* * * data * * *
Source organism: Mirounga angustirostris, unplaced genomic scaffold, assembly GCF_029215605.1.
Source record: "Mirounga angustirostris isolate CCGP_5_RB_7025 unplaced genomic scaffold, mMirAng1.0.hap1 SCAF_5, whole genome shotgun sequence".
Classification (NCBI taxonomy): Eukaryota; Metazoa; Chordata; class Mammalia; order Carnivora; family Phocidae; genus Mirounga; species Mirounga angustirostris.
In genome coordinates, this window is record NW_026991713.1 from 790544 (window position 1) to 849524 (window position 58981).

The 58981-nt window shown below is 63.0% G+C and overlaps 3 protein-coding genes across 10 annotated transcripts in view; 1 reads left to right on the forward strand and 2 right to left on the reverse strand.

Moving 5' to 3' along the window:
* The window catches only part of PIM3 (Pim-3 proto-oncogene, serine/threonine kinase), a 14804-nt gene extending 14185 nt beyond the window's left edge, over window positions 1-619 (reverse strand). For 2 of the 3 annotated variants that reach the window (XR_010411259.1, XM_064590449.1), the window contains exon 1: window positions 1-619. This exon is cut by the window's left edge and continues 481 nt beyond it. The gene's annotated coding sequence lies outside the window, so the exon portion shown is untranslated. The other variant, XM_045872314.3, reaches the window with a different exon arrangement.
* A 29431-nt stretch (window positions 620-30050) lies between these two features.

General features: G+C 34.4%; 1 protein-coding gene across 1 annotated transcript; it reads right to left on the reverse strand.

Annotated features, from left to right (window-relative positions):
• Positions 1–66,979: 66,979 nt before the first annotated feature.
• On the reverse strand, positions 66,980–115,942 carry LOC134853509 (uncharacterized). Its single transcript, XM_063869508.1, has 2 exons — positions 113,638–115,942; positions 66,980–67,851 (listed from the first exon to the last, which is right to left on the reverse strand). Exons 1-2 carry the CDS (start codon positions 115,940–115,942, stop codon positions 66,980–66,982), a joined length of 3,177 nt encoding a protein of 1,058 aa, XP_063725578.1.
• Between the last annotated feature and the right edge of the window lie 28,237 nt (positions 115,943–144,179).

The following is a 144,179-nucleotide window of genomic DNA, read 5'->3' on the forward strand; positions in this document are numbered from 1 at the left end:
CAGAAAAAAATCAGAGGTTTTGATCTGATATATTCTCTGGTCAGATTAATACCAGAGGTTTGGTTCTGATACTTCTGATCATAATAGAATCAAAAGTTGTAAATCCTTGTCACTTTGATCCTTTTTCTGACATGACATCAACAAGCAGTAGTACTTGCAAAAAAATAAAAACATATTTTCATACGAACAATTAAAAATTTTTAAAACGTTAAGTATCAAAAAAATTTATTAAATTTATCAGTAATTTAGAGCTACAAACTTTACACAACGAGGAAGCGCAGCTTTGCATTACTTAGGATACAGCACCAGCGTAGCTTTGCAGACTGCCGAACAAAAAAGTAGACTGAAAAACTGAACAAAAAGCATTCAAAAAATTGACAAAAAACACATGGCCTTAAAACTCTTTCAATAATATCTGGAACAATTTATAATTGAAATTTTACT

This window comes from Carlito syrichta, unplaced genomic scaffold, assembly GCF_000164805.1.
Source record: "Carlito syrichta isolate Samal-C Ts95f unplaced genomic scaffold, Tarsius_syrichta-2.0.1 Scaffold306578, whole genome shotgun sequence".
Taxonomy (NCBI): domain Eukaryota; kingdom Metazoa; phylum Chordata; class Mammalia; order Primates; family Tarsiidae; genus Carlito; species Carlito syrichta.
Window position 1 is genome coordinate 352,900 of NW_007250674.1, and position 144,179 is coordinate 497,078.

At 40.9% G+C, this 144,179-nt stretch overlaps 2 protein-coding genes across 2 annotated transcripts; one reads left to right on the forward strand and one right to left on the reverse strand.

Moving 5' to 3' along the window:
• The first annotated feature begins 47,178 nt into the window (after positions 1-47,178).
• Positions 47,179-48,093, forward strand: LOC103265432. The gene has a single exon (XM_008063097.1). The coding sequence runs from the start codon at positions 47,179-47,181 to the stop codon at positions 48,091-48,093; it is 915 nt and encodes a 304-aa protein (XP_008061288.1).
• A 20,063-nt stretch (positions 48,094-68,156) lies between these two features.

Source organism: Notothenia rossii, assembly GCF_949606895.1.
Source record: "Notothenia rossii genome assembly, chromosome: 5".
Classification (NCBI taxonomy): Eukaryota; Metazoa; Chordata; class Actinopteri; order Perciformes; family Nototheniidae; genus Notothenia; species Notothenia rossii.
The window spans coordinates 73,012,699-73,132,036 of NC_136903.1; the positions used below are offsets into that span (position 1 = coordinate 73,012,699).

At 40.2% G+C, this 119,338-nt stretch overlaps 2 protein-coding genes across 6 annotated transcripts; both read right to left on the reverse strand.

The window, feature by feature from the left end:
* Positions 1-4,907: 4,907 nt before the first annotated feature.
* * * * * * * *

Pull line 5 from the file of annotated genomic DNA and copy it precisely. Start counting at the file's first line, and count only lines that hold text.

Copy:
The 58981-nt window shown below is 63.0% G+C and overlaps 3 protein-coding genes across 10 annotated transcripts in view; 1 reads left to right on the forward strand and 2 right to left on the reverse strand.